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Cyanobacterial in vivo solar hydrogen production using a photosystem I–hydrogenase (PsaD-HoxYH) fusion complex


Photosynthetically produced hydrogen is an attractive, sustainable fuel. Semiartificial in vitro techniques have been successfully implemented in which hydrogenases were attached to isolated photosystems for hydrogen production. However, in vitro systems are in general short lived as metabolic processes that support self-repair and maintenance are missing. So far, photosystem–hydrogenase fusions have been tested in vitro only. Here, we report photosynthetic hydrogen production using a photosystem I–hydrogenase fusion in vivo. The NiFe-hydrogenase HoxYH of the cyanobacterium Synechocstis sp. PCC 6803 was fused to its photosystem I subunit PsaD in close proximity to the 4Fe4S cluster FB, which ordinarily donates electrons to ferredoxin. The resultant psaD-hoxYH mutant grows photoautotrophically, achieves a high concentration of photosynthetically produced hydrogen of 500 μM under anaerobic conditions in the light and does not take up the generated hydrogen. Our data indicate that photosynthetic hydrogen production in psaD-hoxYH is most likely based on both oxygenic and anoxygenic photosynthesis.

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Fig. 1: Hydrogen production in WT and Δhox/hoxYH related to the optical density at 750 nm (OD750) of the cultures.
Fig. 2: Strategy for the in vivo fusion of the Hox hydrogenase (HoxYH) of Synechocystis to its PSI by fusing the hydrogenase moiety hoxY to a truncated version of the PSI subunit psaD.
Fig. 3: Growth, hydrogenase activity, localization of the hydrogenase in WT and psaD-hoxYH (which is a ΔhoxΔpsaD/psaD-hoxYH mutant) and immunoblot analyses.
Fig. 4: Transitory in vivo photoH2 and O2 production in WT and psaD-hoxYH in darkness and upon illumination under anaerobic conditions in the absence and presence of DCMU.
Fig. 5: Assumed photosynthetic electron flow to the hydrogenase (HoxYH) in the psaD-hoxYH mutant.
Fig. 6: Lasting in vivo photoH2 production in WT and psaD-hoxYH under anaerobic conditions in continuous light in the absence and presence of DCMU.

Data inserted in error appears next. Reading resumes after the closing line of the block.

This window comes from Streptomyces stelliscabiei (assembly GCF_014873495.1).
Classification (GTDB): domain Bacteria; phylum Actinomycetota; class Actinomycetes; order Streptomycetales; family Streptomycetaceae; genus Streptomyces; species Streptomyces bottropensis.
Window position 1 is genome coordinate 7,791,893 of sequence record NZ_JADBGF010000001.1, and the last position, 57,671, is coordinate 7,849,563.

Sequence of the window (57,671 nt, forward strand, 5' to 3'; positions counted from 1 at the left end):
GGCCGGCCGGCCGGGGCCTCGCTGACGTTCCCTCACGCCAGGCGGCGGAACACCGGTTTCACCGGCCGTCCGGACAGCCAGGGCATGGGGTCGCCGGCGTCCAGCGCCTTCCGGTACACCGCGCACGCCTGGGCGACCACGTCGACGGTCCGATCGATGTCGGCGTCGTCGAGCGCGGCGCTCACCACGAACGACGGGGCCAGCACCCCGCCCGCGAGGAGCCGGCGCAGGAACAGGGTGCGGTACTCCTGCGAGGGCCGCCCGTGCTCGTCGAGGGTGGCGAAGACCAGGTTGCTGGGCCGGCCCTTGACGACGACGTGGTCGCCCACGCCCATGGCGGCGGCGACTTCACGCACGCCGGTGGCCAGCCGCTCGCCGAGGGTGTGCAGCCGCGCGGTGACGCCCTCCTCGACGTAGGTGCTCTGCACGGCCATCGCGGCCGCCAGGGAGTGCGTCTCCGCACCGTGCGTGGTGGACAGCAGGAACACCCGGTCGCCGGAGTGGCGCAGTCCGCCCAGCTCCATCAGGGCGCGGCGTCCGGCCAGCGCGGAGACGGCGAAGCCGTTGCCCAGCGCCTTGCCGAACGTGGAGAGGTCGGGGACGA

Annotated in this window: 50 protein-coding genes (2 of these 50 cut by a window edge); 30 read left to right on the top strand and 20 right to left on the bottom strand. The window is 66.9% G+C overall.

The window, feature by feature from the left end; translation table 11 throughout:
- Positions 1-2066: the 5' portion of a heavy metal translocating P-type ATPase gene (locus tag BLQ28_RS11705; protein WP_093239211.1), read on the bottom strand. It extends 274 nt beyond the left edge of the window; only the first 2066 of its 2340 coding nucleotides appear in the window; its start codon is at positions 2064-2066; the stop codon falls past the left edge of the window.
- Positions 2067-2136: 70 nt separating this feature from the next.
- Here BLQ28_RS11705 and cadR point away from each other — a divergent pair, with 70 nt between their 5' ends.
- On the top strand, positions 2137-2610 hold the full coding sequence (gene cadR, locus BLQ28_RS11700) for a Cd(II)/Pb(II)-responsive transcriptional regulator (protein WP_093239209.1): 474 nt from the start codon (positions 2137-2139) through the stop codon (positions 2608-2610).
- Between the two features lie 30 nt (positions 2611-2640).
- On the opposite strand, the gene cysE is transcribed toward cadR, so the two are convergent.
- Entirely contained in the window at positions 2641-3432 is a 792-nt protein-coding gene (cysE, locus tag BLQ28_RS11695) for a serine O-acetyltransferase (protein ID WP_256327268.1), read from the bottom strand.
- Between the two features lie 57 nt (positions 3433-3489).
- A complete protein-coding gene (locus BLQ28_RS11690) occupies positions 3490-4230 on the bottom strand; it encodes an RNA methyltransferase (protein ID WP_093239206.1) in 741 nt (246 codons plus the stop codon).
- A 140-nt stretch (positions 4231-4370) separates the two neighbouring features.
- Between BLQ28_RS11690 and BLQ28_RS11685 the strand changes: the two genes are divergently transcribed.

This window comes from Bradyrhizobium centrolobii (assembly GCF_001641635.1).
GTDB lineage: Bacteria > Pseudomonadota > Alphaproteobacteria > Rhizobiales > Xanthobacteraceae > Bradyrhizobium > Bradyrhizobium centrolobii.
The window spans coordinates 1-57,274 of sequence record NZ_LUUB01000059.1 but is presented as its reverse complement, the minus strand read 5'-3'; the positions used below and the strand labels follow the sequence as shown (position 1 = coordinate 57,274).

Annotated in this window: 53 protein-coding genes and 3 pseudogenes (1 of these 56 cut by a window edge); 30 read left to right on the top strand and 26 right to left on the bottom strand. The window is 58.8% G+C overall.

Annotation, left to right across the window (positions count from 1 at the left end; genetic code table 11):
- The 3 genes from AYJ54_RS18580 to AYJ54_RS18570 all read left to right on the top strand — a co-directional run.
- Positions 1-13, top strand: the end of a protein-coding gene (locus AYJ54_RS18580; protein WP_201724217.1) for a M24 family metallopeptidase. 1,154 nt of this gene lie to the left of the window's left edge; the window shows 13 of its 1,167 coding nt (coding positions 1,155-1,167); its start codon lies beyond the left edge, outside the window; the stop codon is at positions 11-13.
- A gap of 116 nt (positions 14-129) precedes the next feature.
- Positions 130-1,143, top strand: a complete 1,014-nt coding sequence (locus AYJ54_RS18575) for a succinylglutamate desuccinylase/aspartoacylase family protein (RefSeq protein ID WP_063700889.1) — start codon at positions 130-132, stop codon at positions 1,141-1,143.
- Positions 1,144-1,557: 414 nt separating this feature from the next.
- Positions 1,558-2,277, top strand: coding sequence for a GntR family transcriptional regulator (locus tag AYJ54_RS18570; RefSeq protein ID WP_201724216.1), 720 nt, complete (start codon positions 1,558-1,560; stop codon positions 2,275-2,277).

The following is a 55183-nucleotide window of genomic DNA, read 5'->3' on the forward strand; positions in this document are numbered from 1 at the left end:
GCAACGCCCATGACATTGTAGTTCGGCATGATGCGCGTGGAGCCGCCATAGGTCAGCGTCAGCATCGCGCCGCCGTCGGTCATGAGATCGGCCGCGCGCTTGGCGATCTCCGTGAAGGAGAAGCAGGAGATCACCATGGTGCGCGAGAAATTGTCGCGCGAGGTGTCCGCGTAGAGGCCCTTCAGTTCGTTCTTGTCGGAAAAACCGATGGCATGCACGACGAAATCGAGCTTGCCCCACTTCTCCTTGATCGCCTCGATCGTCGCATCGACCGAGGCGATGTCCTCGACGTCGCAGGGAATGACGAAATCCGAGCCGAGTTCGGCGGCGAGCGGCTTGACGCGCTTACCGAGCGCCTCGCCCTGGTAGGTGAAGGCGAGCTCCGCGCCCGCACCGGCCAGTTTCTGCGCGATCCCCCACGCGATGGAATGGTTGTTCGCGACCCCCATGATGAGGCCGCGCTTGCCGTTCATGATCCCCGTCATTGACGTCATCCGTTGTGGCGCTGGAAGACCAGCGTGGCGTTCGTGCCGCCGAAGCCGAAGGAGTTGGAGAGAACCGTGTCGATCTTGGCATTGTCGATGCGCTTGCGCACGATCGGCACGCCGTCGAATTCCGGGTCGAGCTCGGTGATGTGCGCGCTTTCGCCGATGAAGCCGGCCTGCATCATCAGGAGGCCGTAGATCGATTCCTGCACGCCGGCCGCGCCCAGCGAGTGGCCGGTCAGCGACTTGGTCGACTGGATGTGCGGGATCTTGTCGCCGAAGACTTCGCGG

Fig. 7: Light dependence of lasting photoH2 production in WT and psaD-hoxYH under anaerobic conditions in continuous light.
Fig. 8: Glucose dependence of lasting photoH2 production in WT and psaD-hoxYH in the presence of DCMU.

Data availability

The authors declare that all data supporting the findings of this study are available within the paper and the supplementary file. Source data for Figs. 1, 3a–c, 4a–f, 6a–f, 7a–d and 8a–d and for Supplementary Fig. 5 are provided with the paper.


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We thank R. Schulz for giving us a scientific home. HoxH and HoxY antibodies were provided by P. Nixon. This study was financed by grants from the Bundesministerium für Bildung und Forschung (BMBF, FP3 09) and the Deutsche Forschungsgemeinschaft (GU1522/2-1).

Author information




J.A. and K.G. conceived the research. J.A. and V.H. constructed and characterized the mutants. M.B. performed the immunoblot analysis. J.A., V.H., M.B. and K.G. analysed data. K.G. wrote the manuscript and supervised the work.

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Correspondence to Kirstin Gutekunst.

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Appel, J., Hueren, V., Boehm, M. et al. Cyanobacterial in vivo solar hydrogen production using a photosystem I–hydrogenase (PsaD-HoxYH) fusion complex. Nat Energy 5, 458–467 (2020).

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